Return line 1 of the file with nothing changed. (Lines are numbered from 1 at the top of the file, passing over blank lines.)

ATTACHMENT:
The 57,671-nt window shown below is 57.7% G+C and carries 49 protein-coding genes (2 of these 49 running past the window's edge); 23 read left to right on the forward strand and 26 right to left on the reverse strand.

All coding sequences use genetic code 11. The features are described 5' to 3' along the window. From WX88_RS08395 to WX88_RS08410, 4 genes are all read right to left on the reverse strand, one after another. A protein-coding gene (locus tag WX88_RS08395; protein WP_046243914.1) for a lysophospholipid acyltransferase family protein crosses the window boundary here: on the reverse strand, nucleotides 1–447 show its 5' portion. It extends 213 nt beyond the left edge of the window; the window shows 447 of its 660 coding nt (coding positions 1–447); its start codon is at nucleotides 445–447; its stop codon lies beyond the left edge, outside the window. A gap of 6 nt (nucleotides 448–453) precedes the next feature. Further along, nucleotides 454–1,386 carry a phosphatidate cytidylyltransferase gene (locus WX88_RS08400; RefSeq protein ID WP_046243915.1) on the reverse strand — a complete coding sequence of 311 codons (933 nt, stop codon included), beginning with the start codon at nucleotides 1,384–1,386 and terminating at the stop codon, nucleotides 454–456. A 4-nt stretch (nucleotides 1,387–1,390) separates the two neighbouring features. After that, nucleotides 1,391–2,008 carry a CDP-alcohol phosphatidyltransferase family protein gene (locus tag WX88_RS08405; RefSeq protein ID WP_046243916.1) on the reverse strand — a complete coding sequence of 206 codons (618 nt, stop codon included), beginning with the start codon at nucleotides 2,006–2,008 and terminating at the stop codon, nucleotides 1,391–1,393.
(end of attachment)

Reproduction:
The 57,671-nt window shown below is 57.7% G+C and carries 49 protein-coding genes (2 of these 49 running past the window's edge); 23 read left to right on the forward strand and 26 right to left on the reverse strand.